Materials and Methods


Thirteen healthy subjects (6 males, 7 females) from the Munich area with an average age of 25.8±2.7 years (mean ± SD) and a BMI of 21.9±1.6 kg/m2 participated in an open-label, single-group assignment supplementation study with DHA. Taking supplements containing n-3 LC-PUFA or drugs interfering with the lipid metabolism were exclusion criteria as well as fatty fish consumption of more than once per week. The study was registered at (NC T01192269). The Ethical Committee of the University of Munich Medical Center approved the study (034-10) and participants signed informed consent forms before they entered the study.

Study design and supplements

Participants were asked to take a 950 µl DHASCO®-S microalgae oil capsule (Martek Biosciences, Columbia, MD) during breakfast daily over a period of 30 days. The capsule contained 520 mg DHA, but no other n-3 fatty acids. Participants were asked to record the intake of the capsules including time and date of consumption. Blood samples collected before and after the intervention period were analysed. This study was part of a larger project evaluating the DHA incorporation into plasma, RBC and buccal cell GPL.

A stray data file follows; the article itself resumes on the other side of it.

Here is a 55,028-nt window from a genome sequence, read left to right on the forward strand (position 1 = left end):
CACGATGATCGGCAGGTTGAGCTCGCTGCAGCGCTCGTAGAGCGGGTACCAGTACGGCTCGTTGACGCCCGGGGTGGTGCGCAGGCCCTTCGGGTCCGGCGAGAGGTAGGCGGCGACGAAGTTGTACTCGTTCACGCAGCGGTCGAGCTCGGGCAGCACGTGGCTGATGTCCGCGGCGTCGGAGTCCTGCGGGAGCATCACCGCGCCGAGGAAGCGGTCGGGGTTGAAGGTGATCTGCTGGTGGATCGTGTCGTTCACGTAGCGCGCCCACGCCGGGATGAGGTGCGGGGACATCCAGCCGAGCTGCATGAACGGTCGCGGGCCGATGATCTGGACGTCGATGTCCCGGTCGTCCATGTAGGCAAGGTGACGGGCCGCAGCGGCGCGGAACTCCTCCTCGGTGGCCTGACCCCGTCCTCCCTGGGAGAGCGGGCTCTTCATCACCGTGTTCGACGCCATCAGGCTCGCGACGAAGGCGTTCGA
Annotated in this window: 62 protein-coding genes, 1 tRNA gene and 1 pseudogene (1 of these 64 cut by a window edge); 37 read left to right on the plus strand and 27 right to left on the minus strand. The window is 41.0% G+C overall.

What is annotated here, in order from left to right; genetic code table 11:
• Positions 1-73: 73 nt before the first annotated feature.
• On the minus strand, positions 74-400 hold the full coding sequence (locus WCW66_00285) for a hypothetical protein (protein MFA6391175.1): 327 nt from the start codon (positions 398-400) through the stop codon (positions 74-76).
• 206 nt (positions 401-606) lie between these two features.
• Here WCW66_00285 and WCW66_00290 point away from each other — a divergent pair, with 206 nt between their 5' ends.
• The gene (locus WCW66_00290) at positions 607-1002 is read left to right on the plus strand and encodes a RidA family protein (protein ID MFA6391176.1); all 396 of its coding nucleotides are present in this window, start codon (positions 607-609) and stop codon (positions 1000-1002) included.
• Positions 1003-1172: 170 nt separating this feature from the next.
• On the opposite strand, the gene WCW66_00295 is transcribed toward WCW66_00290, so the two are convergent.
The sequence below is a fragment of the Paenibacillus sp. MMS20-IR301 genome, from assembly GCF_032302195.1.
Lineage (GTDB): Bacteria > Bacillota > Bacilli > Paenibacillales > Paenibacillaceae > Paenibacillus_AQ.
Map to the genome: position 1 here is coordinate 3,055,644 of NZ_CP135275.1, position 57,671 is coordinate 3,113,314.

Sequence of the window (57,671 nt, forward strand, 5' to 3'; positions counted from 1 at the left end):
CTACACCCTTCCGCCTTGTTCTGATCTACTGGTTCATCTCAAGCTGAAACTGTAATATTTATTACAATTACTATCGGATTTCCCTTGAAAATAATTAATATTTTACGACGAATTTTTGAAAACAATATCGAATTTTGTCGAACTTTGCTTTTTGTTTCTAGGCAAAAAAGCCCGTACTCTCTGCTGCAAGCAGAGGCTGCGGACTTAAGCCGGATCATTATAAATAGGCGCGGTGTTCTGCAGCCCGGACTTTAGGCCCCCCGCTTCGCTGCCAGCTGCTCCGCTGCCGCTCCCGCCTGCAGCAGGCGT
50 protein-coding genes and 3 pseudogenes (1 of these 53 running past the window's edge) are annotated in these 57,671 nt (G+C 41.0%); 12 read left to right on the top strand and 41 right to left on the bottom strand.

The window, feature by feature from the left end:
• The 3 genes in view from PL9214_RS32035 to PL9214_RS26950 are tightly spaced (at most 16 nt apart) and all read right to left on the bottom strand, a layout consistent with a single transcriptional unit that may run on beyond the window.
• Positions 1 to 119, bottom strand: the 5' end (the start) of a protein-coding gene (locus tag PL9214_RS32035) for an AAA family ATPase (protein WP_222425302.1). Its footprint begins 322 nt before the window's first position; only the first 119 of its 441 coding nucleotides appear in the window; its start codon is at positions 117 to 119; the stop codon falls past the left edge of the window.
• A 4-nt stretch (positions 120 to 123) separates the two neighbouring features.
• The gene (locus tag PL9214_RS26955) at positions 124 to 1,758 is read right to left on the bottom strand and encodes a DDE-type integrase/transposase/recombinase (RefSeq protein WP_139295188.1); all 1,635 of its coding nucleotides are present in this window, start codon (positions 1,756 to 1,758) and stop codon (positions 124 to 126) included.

Sample preparation

After an overnight fasting period antecubital venous blood was collected into 7.5 ml EDTA-containing monovettes (Sarstedt, Nümbrecht, Germany). Samples were directly placed on ice and processed within 2 hours after collection. Plasma and RBC were separated by centrifugation (1000×g, 10 min, 4°C). RBC were washed 3 times with saline solution (0.9% NaCl). For the determination of PC and PE fatty acids aliquots of 500 µl RBC were haemolysed with 250 µl distilled water and suspended in 8 ml isopropanol containing BHT (0.05%). For the analysis of PL and GPL 100 µl aliquots of RBC were haemolysed with 100 µl distilled water and suspended in 260 µl methanol containing BHT (0.2%). All samples were stored at −80°C until analysis.

GPL fatty acid analysis